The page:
Run Away! How to plan a safe break off

Monday, April 26, 2021

The break-off plan establishes how we get away from other skydivers for safe deployment at the end of a skydive. The plan includes the altitude we stop skydiving, the direction everyone will go when they leave the formation, and the deployment altitudes.

Altitude

Choose an altitude based on the number of people, the group’s experience level, and members’ desired deployment altitude. In general, a break-off altitude should be at least 1500 feet above the planned deployment for groups five or less and at least 2000 feet for groups of six or more. You can add more altitude if there are newer skydivers, unfamiliar landing areas, or other circumstances that could use an extra safety margin. See the Skydiver’s Information Manual (SIM) section on break-off recommendation for more information.

Direction

You should depart from the center of the group and choose an angle that splits the people’s distance beside you. Be aware of where others are tracking, and fan out in a way that gives everyone maximum space.

Star1 Star2

Turn away from the center to maximize distance from each other.

Remember that you are not just turning 180 degrees from the direction you are facing for more complex shapes. Turn away from the center and leave in a way that divides the sky equally for other flyers. Your trajectory of travel might not be 180 degrees from your heading.

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Different shapes require more awareness to find the angle from the center.

 

NEVER adjust your track when flying with a group to avoid the line of flight! The rule of “do not track line along the line of flight” is intended (and vital!) for tracking jumps or solo jumps, but it does not apply to common formation skydives. It can be dangerous; if skydivers do this in a group jump, they will cluster and increase the chances of hitting other people in the group. Hopefully, it is intuitive that you are fanning-out at the end of a formation skydive with a normal break-off, your immediate and obvious danger is the other jumpers on your OWN dive. If there was enough separation between groups, you do not need to worry about line-of-flight (until you are under a canopy and clear again).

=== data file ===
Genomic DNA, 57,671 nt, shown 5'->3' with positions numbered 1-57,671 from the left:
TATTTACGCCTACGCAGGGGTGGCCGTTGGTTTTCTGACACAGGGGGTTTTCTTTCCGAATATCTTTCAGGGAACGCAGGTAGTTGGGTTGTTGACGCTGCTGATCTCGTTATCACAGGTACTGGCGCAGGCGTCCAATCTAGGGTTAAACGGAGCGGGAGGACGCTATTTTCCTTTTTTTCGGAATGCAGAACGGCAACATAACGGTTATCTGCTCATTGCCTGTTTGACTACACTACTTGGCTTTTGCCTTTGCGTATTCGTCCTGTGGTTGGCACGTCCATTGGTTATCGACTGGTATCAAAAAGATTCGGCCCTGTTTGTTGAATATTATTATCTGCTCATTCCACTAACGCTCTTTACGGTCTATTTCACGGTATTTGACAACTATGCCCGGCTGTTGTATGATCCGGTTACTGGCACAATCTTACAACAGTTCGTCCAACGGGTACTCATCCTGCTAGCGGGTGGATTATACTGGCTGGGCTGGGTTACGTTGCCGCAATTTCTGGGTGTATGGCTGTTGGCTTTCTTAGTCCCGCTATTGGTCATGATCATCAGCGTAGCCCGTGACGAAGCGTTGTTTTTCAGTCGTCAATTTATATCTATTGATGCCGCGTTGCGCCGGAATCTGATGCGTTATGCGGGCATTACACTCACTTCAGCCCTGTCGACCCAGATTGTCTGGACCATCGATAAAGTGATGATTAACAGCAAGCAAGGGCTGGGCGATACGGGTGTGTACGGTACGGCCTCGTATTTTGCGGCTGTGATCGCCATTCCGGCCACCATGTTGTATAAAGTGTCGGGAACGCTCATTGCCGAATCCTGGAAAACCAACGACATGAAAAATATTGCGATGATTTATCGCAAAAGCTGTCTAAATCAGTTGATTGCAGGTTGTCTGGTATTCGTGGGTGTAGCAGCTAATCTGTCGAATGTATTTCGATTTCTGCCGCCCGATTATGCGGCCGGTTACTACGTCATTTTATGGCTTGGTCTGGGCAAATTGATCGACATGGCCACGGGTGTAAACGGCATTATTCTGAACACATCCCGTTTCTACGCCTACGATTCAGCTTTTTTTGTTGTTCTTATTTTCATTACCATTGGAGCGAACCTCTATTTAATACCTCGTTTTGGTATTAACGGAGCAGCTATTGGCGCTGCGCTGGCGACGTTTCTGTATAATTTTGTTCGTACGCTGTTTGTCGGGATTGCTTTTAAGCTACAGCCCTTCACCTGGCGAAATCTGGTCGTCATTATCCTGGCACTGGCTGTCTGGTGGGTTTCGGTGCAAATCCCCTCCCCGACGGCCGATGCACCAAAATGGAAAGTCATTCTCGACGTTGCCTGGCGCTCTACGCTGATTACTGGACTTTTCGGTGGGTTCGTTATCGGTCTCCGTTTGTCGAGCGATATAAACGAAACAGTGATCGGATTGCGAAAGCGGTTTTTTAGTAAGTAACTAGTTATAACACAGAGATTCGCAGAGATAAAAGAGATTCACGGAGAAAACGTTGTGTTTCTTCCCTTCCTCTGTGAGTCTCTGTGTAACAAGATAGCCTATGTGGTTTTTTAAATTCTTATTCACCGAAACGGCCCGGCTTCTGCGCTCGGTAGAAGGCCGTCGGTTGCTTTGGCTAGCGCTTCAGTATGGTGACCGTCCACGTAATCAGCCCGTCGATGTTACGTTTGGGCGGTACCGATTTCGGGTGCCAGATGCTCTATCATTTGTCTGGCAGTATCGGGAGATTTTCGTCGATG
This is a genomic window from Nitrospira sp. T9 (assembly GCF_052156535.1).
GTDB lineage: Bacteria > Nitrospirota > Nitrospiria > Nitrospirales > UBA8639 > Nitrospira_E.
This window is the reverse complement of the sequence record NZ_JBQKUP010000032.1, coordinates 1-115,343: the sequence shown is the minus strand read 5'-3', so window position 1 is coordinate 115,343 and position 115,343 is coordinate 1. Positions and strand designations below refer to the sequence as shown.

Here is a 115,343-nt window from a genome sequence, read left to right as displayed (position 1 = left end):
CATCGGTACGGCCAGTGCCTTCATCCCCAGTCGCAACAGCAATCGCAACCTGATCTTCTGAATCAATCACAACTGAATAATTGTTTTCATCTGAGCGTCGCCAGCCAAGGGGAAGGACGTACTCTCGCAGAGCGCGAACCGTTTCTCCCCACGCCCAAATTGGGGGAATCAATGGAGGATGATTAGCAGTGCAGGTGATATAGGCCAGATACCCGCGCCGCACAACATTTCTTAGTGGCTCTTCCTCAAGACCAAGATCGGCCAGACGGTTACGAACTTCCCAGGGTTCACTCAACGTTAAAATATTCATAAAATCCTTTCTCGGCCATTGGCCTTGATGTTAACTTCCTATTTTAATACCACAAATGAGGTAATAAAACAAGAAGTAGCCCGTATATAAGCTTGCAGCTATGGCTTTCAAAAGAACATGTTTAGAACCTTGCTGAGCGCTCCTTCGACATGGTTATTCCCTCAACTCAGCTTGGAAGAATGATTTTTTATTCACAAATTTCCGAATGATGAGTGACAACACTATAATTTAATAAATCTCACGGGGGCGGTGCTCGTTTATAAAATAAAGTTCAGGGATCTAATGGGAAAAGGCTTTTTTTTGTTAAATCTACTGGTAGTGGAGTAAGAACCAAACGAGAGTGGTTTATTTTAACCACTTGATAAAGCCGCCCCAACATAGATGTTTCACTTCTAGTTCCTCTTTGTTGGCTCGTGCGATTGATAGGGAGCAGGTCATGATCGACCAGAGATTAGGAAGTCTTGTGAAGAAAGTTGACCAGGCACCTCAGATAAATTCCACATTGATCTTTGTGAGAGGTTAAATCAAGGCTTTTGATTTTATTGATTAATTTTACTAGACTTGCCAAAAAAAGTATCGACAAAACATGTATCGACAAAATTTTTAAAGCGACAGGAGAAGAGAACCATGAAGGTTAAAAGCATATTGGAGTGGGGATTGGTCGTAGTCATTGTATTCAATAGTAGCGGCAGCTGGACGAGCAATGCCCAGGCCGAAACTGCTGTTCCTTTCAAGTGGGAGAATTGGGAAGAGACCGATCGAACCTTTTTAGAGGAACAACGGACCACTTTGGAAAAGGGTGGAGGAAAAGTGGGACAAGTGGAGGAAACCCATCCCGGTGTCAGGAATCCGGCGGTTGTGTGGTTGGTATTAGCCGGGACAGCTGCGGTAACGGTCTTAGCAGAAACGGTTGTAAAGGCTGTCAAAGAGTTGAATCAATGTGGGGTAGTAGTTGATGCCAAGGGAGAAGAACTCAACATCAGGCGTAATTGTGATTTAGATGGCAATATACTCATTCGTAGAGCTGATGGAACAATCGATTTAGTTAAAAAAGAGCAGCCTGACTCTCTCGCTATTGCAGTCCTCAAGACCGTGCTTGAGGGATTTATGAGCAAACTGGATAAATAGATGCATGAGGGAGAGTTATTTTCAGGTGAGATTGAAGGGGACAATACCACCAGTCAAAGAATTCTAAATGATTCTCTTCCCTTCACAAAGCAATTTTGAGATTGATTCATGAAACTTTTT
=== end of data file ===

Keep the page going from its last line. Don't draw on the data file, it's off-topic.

To reiterate: “do not track line along the line of flight” is a critical rule for tracking jumps or solo jumps, but poses a danger in group formation jumps.

Also, you should never adjust your track to try to make it back to the dropzone. That means you should not change your track’s direction to try to make it back, nor shorten your track if you are far out. Your only priority is to get clear air between your teammates and camera person for a safe deployment at this moment of the skydive.

Multiple Points

If your jump consists of multiple points, it is useful to walk through a break-off from each one. Helping jumpers see who will be next to them and how they should leave at various points in the skydive keeps things smooth and safe.

Video Person

Suppose your group has a video person filming from above. In that case, they will traditionally deploy in the center of the formation as the group breaks off if this is the plan, clear far away from the center of the formation to give her room!

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Going Low

If you go low on a skydive, do your best to safely return to the group while keeping them in visual range. Keep working your way back as best you can until you arrive at the planned break-off altitude, at which time you should track away as expected. Staying near and leaving at the correct time allows the group to see you and accommodate the low jumper during break-off. Learn more about recovering from going low.

Stay safer by making a great plan that is high enough, adds enough separation, considers each formation, and has a contingency strategy.

 

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In individual coaching, Christy has an expert eye for the most important thing to improve in your flying. When coaching a team, Christy emphasizes the basics and the repeated success of her teams shows how building from the basics leads to success.

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